10:51 GMT20 June 2021
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    The Russian Embassy in the UK is up to its social media antics again, this time eviscerating the UK's The Times newspaper over its use of a photoshopped image of Russian President Vladimir Putin accompanying a story about hacking.

    On Friday, The Times published a story about WannaCry, the large-scale cyber hacking attack infecting over 230,000 computers worldwide and hitting many private and government services in over 150 countries, including Britain's National Health Service. 

    The piece, titled "Hackers have given us a final warning," is illustrated in both the online and print versions of the newspaper with photoshopped images of Russian President Vladimir Putin and North Korean leader Kim Jong-un superimposed over a screenshot of a computer infected by WannaCry. 

    The corresponding caption explains: "Both Vladimir Putin and Kim Jong-un, far right, deploy hackers but [sic] it is known who was behind the WannaCry ransom attack."

    The Russian Embassy in the UK, well-known for its trolling of Western politicians and media over their paranoid claims about Russia being responsible for everything wrong with the world, couldn't help but comment. 

    Addressing The Times' official Twitter account, the Embassy suggested that the use of the Russian president's image amounted to "cheap parlour tricks," driving its point home with the phrase "#russiansdidit again," making use of the popular hashtag.

    The Times seems to have an obsession of going after Russia every chance it gets. Earlier this month, the newspaper featured story titled 'Putin's Propaganda', which accused RT and Sputnik of being a 'monstrous state instrument of fraud under the guise of news.'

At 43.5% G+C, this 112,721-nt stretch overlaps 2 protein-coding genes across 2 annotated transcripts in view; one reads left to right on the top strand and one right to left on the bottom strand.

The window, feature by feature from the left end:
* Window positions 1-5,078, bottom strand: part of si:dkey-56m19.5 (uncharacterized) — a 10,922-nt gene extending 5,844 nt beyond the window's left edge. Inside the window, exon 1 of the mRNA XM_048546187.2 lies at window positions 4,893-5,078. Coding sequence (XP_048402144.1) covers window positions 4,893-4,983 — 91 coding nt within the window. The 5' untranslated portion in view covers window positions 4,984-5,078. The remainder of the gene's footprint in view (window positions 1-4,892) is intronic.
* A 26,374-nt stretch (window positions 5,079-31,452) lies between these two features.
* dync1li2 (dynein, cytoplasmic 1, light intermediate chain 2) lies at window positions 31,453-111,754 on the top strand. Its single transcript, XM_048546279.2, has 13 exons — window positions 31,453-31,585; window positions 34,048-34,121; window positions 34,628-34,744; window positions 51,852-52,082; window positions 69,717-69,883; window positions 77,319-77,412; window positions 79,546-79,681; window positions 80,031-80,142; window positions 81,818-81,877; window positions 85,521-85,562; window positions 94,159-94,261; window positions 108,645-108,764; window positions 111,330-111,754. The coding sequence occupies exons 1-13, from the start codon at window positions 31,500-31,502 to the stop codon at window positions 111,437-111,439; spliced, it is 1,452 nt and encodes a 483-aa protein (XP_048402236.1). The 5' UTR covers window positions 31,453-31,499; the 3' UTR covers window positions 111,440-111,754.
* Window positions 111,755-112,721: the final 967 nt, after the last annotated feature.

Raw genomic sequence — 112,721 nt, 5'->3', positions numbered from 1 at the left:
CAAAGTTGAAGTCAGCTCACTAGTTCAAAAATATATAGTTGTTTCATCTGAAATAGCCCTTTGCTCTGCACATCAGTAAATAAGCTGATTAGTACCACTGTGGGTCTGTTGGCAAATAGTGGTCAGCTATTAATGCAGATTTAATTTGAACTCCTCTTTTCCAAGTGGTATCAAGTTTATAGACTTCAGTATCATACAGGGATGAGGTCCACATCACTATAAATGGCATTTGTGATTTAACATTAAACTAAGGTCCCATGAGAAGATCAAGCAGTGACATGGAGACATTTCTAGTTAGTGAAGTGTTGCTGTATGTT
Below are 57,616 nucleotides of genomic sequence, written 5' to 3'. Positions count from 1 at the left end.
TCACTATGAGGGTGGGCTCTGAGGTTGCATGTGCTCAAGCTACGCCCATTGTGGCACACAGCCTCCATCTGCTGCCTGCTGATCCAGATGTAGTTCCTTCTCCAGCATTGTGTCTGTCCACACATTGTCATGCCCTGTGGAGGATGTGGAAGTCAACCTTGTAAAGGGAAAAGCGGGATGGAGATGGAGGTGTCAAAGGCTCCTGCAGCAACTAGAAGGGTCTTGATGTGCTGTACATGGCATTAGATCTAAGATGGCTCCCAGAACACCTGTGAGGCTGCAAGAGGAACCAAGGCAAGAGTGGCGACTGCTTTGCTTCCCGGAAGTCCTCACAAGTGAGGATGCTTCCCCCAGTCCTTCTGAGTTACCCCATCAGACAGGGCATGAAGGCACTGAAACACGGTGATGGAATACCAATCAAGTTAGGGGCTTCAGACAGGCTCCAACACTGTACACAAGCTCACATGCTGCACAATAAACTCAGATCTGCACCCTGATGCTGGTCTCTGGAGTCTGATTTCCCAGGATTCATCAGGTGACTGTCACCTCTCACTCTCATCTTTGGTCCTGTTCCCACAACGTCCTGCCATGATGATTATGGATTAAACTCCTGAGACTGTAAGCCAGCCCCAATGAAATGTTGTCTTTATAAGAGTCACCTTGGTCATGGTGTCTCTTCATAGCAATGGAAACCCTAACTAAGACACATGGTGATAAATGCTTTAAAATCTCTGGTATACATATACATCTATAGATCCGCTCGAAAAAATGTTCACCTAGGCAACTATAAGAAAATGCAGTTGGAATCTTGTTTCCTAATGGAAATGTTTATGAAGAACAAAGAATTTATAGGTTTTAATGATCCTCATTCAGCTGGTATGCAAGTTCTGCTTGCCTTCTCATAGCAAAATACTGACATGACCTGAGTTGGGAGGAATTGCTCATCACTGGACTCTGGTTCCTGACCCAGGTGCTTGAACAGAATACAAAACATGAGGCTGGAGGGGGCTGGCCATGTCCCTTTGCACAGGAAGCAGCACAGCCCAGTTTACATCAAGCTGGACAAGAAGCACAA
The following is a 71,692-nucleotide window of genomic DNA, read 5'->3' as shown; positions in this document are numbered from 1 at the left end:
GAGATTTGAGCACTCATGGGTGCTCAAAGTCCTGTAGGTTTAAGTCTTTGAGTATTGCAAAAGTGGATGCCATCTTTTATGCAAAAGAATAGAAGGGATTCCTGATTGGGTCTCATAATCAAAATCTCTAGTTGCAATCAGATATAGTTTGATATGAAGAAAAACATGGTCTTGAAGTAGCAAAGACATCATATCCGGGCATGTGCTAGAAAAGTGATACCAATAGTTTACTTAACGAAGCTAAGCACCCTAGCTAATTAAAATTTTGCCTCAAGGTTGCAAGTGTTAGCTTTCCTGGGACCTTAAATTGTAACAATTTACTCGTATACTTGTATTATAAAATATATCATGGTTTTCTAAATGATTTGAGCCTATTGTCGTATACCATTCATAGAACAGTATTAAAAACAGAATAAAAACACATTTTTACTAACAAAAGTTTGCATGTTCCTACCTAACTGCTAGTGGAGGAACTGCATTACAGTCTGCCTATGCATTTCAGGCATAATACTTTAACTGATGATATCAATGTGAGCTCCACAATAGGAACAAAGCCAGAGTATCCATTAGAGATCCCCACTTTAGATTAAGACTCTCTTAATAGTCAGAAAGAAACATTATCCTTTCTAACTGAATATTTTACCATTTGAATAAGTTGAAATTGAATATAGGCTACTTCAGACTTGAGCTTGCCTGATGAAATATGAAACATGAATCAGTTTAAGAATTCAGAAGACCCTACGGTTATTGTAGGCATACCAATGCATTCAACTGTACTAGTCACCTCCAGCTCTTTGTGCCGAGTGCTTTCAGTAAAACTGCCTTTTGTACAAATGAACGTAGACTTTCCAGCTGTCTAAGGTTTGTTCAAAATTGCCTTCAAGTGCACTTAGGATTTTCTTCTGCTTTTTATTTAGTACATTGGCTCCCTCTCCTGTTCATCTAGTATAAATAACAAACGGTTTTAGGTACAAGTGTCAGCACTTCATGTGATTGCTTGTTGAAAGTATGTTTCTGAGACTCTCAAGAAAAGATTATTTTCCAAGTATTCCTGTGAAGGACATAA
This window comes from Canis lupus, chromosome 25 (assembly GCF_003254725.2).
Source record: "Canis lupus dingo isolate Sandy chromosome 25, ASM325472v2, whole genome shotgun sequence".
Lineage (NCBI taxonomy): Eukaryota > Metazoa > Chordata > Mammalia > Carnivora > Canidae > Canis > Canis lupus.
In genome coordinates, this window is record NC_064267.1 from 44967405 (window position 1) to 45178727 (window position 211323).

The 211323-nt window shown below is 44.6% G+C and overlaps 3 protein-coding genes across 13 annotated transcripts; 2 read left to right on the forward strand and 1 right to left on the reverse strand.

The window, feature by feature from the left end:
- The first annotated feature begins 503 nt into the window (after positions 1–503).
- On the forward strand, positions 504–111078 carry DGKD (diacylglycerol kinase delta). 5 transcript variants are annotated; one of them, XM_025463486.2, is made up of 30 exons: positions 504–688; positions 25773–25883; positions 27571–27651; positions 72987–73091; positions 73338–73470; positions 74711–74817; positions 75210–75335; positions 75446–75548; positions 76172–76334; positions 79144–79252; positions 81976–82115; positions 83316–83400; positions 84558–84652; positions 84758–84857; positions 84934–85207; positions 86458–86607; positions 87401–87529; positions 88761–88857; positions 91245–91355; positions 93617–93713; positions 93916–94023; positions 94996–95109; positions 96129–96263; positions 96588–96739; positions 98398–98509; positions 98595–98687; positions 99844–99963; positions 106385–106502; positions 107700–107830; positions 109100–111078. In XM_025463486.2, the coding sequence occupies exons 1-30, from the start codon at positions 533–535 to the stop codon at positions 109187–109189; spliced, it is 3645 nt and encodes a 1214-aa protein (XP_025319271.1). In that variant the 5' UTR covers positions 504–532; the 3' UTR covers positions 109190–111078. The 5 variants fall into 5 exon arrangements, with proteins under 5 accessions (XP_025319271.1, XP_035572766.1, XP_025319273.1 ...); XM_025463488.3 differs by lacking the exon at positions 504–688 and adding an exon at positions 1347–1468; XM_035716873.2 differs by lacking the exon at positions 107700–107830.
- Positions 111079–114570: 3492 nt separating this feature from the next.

Taken aback by the newspaper's mendaciousness, the Russian Foreign Ministry issued an official response, using The Times' story as a crowning example of the false information being peddled about Russia in the Western media.

    The Foreign Ministry highlighted that the newspaper "never ceases to amaze" with materials like 'Putin's Propaganda.' The Ministry reminded The Times that the activity of Sputnik and RT had been checked by British media regulator OfCom (Office of Communications), and that neither media resource has been flagged for containing materials containing falsehoods.

    On the contrary, the Foreign Ministry said, it is The Times that is regularly censured for the distribution of 'fake news'.

    Doing a bit of trolling of its own, the Foreign Ministry joked that "it cannot be excluded that feelings of journalistic jealousy may have pushed the editors of The Times to this slander against RT and the Sputnik News Agency."

    news story, comment, picture, Russian Embassy in Britain, Vladimir Putin, Russia, United Kingdom
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